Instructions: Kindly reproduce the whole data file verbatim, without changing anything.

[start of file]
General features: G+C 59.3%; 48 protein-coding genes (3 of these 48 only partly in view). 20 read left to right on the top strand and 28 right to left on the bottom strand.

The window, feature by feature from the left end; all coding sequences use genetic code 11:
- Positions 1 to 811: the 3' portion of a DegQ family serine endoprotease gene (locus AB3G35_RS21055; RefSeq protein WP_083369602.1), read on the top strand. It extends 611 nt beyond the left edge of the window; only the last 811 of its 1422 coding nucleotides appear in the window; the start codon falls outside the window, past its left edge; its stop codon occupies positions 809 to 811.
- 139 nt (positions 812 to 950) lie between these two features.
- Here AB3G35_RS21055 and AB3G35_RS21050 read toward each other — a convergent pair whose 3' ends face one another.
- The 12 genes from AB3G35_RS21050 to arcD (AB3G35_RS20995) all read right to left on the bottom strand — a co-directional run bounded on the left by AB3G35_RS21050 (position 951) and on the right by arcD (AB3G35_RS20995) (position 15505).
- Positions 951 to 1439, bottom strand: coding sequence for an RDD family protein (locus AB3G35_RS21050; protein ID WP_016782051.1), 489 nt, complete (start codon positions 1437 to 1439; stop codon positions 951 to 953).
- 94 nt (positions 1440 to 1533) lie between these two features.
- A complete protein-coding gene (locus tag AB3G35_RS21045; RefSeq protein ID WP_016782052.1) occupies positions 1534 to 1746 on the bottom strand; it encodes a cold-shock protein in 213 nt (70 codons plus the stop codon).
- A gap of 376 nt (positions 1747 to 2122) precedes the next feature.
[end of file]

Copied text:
General features: G+C 59.3%; 48 protein-coding genes (3 of these 48 only partly in view). 20 read left to right on the top strand and 28 right to left on the bottom strand.

The window, feature by feature from the left end; all coding sequences use genetic code 11:
- Positions 1 to 811: the 3' portion of a DegQ family serine endoprotease gene (locus AB3G35_RS21055; RefSeq protein WP_083369602.1), read on the top strand. It extends 611 nt beyond the left edge of the window; only the last 811 of its 1422 coding nucleotides appear in the window; the start codon falls outside the window, past its left edge; its stop codon occupies positions 809 to 811.
- 139 nt (positions 812 to 950) lie between these two features.
- Here AB3G35_RS21055 and AB3G35_RS21050 read toward each other — a convergent pair whose 3' ends face one another.
- The 12 genes from AB3G35_RS21050 to arcD (AB3G35_RS20995) all read right to left on the bottom strand — a co-directional run bounded on the left by AB3G35_RS21050 (position 951) and on the right by arcD (AB3G35_RS20995) (position 15505).
- Positions 951 to 1439, bottom strand: coding sequence for an RDD family protein (locus AB3G35_RS21050; protein ID WP_016782051.1), 489 nt, complete (start codon positions 1437 to 1439; stop codon positions 951 to 953).
- 94 nt (positions 1440 to 1533) lie between these two features.
- A complete protein-coding gene (locus tag AB3G35_RS21045; RefSeq protein ID WP_016782052.1) occupies positions 1534 to 1746 on the bottom strand; it encodes a cold-shock protein in 213 nt (70 codons plus the stop codon).
- A gap of 376 nt (positions 1747 to 2122) precedes the next feature.